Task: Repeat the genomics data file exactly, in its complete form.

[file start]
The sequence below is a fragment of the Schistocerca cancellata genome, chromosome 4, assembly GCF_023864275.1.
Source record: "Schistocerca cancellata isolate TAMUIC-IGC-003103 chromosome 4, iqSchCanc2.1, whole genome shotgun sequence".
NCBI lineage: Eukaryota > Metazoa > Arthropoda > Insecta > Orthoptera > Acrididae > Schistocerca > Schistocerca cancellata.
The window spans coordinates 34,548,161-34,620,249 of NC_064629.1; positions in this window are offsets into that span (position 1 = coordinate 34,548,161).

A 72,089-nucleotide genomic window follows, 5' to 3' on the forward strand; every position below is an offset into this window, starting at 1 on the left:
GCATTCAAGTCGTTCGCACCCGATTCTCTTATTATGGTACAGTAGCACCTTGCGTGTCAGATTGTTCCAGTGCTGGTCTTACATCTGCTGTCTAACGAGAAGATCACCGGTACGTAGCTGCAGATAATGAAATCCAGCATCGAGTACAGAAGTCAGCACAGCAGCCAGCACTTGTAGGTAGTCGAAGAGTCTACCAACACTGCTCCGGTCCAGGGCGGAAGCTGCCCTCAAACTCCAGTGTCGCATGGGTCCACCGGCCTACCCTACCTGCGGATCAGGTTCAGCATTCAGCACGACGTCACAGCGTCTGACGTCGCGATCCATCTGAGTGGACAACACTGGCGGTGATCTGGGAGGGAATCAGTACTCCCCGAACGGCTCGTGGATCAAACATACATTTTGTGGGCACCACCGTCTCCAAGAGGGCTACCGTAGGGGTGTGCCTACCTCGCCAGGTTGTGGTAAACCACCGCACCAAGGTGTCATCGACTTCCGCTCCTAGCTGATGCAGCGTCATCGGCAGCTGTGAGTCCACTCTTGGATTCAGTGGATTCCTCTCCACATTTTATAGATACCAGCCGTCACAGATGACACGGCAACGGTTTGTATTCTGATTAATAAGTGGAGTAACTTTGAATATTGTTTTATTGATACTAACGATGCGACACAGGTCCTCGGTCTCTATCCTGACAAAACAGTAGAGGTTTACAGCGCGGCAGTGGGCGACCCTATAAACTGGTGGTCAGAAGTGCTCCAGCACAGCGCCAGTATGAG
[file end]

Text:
The sequence below is a fragment of the Schistocerca cancellata genome, chromosome 4, assembly GCF_023864275.1.
Source record: "Schistocerca cancellata isolate TAMUIC-IGC-003103 chromosome 4, iqSchCanc2.1, whole genome shotgun sequence".
NCBI lineage: Eukaryota > Metazoa > Arthropoda > Insecta > Orthoptera > Acrididae > Schistocerca > Schistocerca cancellata.
The window spans coordinates 34,548,161-34,620,249 of NC_064629.1; positions in this window are offsets into that span (position 1 = coordinate 34,548,161).

A 72,089-nucleotide genomic window follows, 5' to 3' on the forward strand; every position below is an offset into this window, starting at 1 on the left:
GCATTCAAGTCGTTCGCACCCGATTCTCTTATTATGGTACAGTAGCACCTTGCGTGTCAGATTGTTCCAGTGCTGGTCTTACATCTGCTGTCTAACGAGAAGATCACCGGTACGTAGCTGCAGATAATGAAATCCAGCATCGAGTACAGAAGTCAGCACAGCAGCCAGCACTTGTAGGTAGTCGAAGAGTCTACCAACACTGCTCCGGTCCAGGGCGGAAGCTGCCCTCAAACTCCAGTGTCGCATGGGTCCACCGGCCTACCCTACCTGCGGATCAGGTTCAGCATTCAGCACGACGTCACAGCGTCTGACGTCGCGATCCATCTGAGTGGACAACACTGGCGGTGATCTGGGAGGGAATCAGTACTCCCCGAACGGCTCGTGGATCAAACATACATTTTGTGGGCACCACCGTCTCCAAGAGGGCTACCGTAGGGGTGTGCCTACCTCGCCAGGTTGTGGTAAACCACCGCACCAAGGTGTCATCGACTTCCGCTCCTAGCTGATGCAGCGTCATCGGCAGCTGTGAGTCCACTCTTGGATTCAGTGGATTCCTCTCCACATTTTATAGATACCAGCCGTCACAGATGACACGGCAACGGTTTGTATTCTGATTAATAAGTGGAGTAACTTTGAATATTGTTTTATTGATACTAACGATGCGACACAGGTCCTCGGTCTCTATCCTGACAAAACAGTAGAGGTTTACAGCGCGGCAGTGGGCGACCCTATAAACTGGTGGTCAGAAGTGCTCCAGCACAGCGCCAGTATGAG